Google DeepMind knows you well enough to save your life

The UK's National Health Service cuts a deal with the AI company to scan medical records to find at-risk patients.

Katie Collins Senior European Correspondent
Katie a UK-based news reporter and features writer. Officially, she is CNET's European correspondent, covering tech policy and Big Tech in the EU and UK. Unofficially, she serves as CNET's Taylor Swift correspondent. You can also find her writing about tech for good, ethics and human rights, the climate crisis, robots, travel and digital culture. She was once described a "living synth" by London's Evening Standard for having a microchip injected into her hand.
Katie Collins
3 min read

DeepMind wants to help doctors identify kidney problems earlier using its Streams app.


Technology is failing hospital patients. It's something DeepMind is determined to fix, but its solution is proving controversial.

The UK-based artificial intelligence company, owned by Google parent company Alphabet, has agreed to a five-year partnership with a group of London hospitals run by the UK's state-run National Health Service to better manage patient care starting in 2017.

Together the company and the hospitals, known collectively as the Royal Free London NHS Foundation Trust, will use an AI-based phone app called Streams to help doctors predict when patients are at risk of developing acute kidney injury (AKI). In the future, it could also be used to spot other life-threatening conditions such as sepsis, liver dysfunction and general organ failure.

But there's a catch.

In order to predict AKI and other conditions, DeepMind requires access to vast swaths of patient data collected by the NHS, including information about HIV status, recorded overdoses and abortions. It also includes the results of some pathology and radiology tests.

The tool could prove invaluable to doctors, but not everyone is happy about the mass collection of medical records, which is conducted without the knowledge or explicit consent of most patients.

"Our concern is that Google gets data on every patient who has attended the hospital in the last five years and they're getting a monthly report of data on every patient who was in the hospital, but may now have left, never to return," said Phil Booth, coordinator of privacy nonprofit medConfidential, in a statement Tuesday.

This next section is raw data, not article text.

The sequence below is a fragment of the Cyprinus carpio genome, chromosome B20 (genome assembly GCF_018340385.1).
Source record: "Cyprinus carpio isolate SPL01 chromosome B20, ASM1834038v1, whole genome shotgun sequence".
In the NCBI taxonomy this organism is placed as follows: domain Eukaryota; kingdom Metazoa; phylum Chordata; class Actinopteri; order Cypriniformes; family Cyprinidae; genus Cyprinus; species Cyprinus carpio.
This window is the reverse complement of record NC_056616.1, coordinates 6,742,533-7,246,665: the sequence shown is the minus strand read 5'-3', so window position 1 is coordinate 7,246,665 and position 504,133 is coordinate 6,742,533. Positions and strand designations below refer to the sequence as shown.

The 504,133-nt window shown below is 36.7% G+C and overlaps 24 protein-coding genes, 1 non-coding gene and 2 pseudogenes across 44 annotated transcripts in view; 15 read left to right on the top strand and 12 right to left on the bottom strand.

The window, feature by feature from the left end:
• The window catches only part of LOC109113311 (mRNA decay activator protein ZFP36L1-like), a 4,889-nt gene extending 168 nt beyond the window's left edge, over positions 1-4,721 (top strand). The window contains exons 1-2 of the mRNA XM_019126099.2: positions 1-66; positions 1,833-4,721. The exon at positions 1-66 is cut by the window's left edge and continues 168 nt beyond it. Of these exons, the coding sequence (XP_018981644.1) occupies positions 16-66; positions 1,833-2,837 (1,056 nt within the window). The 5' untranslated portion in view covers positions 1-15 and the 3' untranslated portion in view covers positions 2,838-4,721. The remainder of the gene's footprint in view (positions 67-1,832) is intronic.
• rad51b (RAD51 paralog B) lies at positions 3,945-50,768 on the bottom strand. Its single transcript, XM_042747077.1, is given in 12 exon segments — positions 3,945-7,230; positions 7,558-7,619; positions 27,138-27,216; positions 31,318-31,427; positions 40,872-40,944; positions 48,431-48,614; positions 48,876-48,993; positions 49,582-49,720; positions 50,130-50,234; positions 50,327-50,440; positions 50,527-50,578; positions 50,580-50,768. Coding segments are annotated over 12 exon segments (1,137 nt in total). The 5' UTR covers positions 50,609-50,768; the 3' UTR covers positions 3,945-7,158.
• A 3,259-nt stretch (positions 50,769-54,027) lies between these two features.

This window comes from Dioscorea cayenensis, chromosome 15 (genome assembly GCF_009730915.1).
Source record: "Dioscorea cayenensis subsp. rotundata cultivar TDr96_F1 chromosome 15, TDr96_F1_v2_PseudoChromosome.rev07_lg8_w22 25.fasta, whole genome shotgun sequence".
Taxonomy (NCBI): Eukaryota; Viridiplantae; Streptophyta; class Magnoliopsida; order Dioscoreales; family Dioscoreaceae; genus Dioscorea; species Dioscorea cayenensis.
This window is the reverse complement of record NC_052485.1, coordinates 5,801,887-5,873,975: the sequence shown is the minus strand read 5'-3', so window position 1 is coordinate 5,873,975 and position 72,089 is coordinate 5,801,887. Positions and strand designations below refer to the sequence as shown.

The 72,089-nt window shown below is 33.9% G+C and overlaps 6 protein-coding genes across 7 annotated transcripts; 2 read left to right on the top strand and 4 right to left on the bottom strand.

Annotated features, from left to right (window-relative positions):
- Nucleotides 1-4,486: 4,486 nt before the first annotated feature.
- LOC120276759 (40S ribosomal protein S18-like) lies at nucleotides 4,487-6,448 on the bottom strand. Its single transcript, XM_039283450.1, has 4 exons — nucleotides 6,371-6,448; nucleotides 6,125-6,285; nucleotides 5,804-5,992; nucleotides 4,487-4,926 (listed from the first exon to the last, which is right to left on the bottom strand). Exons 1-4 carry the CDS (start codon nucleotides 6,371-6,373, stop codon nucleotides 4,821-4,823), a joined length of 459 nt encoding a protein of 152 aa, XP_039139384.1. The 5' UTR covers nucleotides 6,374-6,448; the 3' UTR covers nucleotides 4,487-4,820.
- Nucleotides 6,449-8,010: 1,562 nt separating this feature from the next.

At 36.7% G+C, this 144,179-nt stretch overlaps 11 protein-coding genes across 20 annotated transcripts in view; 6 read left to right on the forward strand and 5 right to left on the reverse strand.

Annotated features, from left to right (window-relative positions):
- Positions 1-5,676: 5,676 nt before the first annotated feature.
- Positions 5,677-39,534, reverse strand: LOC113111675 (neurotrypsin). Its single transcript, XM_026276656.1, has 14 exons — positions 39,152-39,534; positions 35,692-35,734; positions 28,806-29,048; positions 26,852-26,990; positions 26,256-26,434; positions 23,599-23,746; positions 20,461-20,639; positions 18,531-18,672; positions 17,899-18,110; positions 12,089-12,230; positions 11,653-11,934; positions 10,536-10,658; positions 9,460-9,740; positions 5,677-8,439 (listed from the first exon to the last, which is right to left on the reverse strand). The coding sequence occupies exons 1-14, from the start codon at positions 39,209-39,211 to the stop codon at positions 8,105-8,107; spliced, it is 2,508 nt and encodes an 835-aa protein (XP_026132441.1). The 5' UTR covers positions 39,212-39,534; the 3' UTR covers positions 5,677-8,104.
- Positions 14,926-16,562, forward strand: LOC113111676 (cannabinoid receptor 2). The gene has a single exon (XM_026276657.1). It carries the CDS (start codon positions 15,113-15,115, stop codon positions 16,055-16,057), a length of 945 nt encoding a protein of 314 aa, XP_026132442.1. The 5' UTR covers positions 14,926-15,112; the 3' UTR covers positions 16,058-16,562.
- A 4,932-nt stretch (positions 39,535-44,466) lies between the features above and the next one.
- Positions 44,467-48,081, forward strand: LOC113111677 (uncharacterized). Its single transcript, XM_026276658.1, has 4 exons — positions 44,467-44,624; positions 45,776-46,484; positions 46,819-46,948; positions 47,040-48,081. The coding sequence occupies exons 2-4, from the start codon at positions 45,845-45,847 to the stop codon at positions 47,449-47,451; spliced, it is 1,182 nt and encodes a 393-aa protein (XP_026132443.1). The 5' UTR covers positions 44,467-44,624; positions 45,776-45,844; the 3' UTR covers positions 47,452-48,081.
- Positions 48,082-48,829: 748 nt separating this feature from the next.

Streams was developed over the past year as part of a research program that DeepMind first acknowledged back in February. It works by alerting physicians when test results show a patient could be about to develop AKI. Instead of taking hours for doctors to be alerted to an at-risk patient, Streams should ensure they know within a matter of seconds, according to DeepMind co-founder Mustafa Suleyman.

"By freeing up clinicians' time from juggling multiple pager, desktop-based and paper systems, it should redirect over half a million hours per year away from admin and towards direct patient care at the Royal Free alone," he wrote in a blog post Tuesday.

When the full details of the Streams program were uncovered in April, the project sparked controversy due to the fact that medical data belonging to 1.6 million London patients was being passed to DeepMind. The company is only using kidney data in its program, but receives other health information from the hospitals because of the way the forms are structured.

DeepMind has said that patient data will always be processed in England and will never be linked or associated with Google accounts. But the data-sharing agreement has still raised concerns over why DeepMind should have access to such large NHS datasets.

"As DeepMind was developing this app in partnership with clinicians, they have told us that they need access to a historical patient information to make an appropriate diagnosis -- prior blood test results, other results that relate to pre-existing medical conditions, and other facts about a patient's medical state," said a spokesman for DeepMind.

The Streams project has also attracted the attention of regulators. The Information Commissioner's Office, the UK's data watchdog, is currently conducting an "ongoing" investigation into the sharing of data between the Royal Free NHS Trust and DeepMind.

"We are working with the National Data Guardian to ensure the project complies with the Data Protection Act," said an ICO spokeswoman in a statement. "We've been in contact with the Royal Free and DeepMind who have provided information about the development of the Streams app."

DeepMind has tried to address some concerns over patient data.

"The partnership will also introduce an unprecedented level of data security and audit," said Suleyman. It's doing this by adding features to log any time data is accessed. That log will be reviewed by the Royal Free and nine independent health reviewers DeepMind has appointed.

"We're very proud of our work with the Royal Free on both the technical and governance sides, and have been working with trusts and regulatory bodies to obtain all approvals for any work we undertake," said a DeepMind spokesman. "Our data centres have passed NHS audits, and we've also registered our app with the Medicines and Healthcare products Regulatory Agency (MHRA)."

NHS patients who want to opt out of having their data collected and passed to third parties can write to their GPs.

Royal Free NHS Trust didn't respond to a request for comment.